Loc: Puerto Champerico
Acc: Hilleberg Allak 2 tent
Dist: 38,3 km
Start: 07:00 End: 15:00
A long, calm night, I am still fighting my jetlag and am awake early. The tide is falling, so when I have loaded my kayak, I have to wait for a big wash to get the boat halfway afloat to get it dragged further in. It is a heavy barge! My launch is no big deal through low surf, but I get washed by two waves. All easy! I watch the many fishing oats going in and out of the next river mouth, but from my position sitting so low, I cannot make out any unbroken line and think I chose right by landing at the beach before. Wide open and unbroken river mouth are rare here in this area! My landing tonight will be at a small port where I do not know if the entrance is unbroken either. But it is an hour before high tide, and the channel has plenty water. I see a guy playing the harbor master at the opening, signaling me to wait for another boat just coming out. Thanks, man! This was also my concern, as on my approach, I saw at least four boats going out and one in.
I land at a shallow sandy shore, and while making camp, a few curious locals stop by. One young girl of eight, Nicole, became my curious friend and assistant on putting up tent and shifting gear. Conversation went tough due to my language barrier, but it was sweet to have my “personal guide” on this beach. Her mom runs a small tienda for cold drinks at the palapas, and later she pleases me with a small sachet of cold purified water (which I gulped down) and a soft drink (which I do not like very much). Thanks!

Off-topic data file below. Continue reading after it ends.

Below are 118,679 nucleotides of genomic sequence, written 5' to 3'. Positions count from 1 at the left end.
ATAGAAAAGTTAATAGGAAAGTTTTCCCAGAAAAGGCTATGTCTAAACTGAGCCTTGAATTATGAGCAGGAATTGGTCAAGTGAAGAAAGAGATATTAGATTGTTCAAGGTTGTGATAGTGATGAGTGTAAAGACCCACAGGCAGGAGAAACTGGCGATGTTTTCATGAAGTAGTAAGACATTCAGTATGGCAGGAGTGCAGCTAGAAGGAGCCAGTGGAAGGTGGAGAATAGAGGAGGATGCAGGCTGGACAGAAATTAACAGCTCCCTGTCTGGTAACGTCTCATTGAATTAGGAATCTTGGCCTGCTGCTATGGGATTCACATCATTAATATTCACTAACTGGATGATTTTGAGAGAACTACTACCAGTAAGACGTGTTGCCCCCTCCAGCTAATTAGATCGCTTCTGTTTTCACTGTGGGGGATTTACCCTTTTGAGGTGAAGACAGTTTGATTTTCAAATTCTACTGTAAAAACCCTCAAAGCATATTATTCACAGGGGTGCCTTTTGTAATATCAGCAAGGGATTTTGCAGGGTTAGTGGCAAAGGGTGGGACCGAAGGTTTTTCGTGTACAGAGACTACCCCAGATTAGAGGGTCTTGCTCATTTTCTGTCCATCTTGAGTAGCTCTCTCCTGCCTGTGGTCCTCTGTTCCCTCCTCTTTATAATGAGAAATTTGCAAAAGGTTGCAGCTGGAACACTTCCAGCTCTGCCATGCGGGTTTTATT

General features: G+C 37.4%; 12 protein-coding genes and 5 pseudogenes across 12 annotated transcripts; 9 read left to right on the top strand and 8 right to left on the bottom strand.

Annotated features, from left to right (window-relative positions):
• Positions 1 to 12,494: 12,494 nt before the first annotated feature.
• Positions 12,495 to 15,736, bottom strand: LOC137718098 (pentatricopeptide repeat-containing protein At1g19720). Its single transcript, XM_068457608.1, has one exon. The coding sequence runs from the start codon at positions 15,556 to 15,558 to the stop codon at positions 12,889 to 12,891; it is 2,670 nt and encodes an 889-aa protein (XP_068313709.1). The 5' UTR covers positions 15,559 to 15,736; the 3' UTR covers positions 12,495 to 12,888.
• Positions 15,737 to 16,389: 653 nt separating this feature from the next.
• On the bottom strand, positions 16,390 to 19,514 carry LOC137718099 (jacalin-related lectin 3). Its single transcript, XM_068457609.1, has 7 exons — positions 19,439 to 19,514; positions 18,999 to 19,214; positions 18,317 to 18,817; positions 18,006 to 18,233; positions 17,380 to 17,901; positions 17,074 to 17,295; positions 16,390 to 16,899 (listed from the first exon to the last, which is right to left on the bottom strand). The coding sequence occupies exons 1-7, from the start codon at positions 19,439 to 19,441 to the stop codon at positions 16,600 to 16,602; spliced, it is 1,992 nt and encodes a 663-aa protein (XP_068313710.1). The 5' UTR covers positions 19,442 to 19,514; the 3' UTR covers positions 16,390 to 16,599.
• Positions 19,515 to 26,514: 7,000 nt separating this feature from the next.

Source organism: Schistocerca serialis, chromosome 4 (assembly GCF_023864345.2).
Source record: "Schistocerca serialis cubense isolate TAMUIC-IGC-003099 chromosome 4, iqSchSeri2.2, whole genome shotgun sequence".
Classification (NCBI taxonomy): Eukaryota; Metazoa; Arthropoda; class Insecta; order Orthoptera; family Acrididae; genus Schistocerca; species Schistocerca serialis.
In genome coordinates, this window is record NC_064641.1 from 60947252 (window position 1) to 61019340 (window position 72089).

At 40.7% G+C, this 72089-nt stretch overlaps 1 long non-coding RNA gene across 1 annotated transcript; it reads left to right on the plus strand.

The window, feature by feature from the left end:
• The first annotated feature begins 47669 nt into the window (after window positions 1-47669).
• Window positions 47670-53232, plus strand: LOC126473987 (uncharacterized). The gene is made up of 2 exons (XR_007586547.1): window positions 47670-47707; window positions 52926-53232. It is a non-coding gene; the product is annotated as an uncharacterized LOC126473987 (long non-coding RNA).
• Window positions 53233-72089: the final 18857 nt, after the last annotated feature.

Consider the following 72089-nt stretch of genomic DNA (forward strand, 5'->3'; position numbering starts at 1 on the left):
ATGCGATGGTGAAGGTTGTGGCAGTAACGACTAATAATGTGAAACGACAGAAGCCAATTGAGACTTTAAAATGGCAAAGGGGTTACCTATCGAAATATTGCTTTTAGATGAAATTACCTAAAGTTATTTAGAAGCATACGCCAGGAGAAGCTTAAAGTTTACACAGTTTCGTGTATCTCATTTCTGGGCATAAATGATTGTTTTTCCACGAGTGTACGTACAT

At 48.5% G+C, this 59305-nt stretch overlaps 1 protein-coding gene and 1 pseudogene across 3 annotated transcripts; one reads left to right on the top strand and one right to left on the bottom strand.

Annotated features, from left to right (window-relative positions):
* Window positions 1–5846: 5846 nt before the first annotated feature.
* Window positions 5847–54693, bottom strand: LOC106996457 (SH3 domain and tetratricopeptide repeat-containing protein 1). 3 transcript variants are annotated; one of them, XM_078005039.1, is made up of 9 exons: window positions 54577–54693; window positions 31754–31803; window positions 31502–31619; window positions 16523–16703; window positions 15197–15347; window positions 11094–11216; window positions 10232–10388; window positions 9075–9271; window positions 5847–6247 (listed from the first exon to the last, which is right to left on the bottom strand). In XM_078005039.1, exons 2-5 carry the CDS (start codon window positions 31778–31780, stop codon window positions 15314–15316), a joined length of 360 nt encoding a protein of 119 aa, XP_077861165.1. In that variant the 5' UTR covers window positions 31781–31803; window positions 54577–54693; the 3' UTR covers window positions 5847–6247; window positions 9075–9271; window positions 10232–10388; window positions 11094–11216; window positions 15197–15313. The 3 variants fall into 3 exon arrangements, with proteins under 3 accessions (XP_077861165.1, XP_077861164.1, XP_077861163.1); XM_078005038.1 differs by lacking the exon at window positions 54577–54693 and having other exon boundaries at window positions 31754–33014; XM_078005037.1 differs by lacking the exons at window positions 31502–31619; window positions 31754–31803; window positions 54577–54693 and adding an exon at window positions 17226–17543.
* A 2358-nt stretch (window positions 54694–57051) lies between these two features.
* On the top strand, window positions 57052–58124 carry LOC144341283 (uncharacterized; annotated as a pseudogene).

I am just strolling with Nicole around the palapas, when I see the people in Uniform coming up – this could only be meant for seeing me, I think. And it was. Harbor master Erwin Loarca (sorry I do not know your military rank…) and two lady assistants welcome me in Guatemala! A nice gesture, thanks! He provides me his emergency phone number and asks whatever I need he would bring to my camp. Now it was little Nicole’s turn to not understand anything, as Erwin spoke well English with me. He also contacted the press and the tourism person in some longer phone calls and alerted all fishermen to keep a safe look at me at sea. Thanks very much, I feel well looked after and very much welcome here in Guatemala! The smaller the country, the more effort they take to stay in friendly contact and keep me safe. In Mexico, I had initially a reception in Ensenada by the coast guard/ Navy, but then they lost contact, but no problem. I South America, I worked close together with the Navy/ Coast Guard in Argentina, Chile, Peru, Ecuador, Columbia, and Venezuela (a little).
The weather is also not today burning hot but friendly, and even at night I am missing bugs in my open tent. Still, I will go out now in darkness and privacy for my deserved freshwater shower and hopefully have reasonable sleeping hours and mostly overcome my jetlag.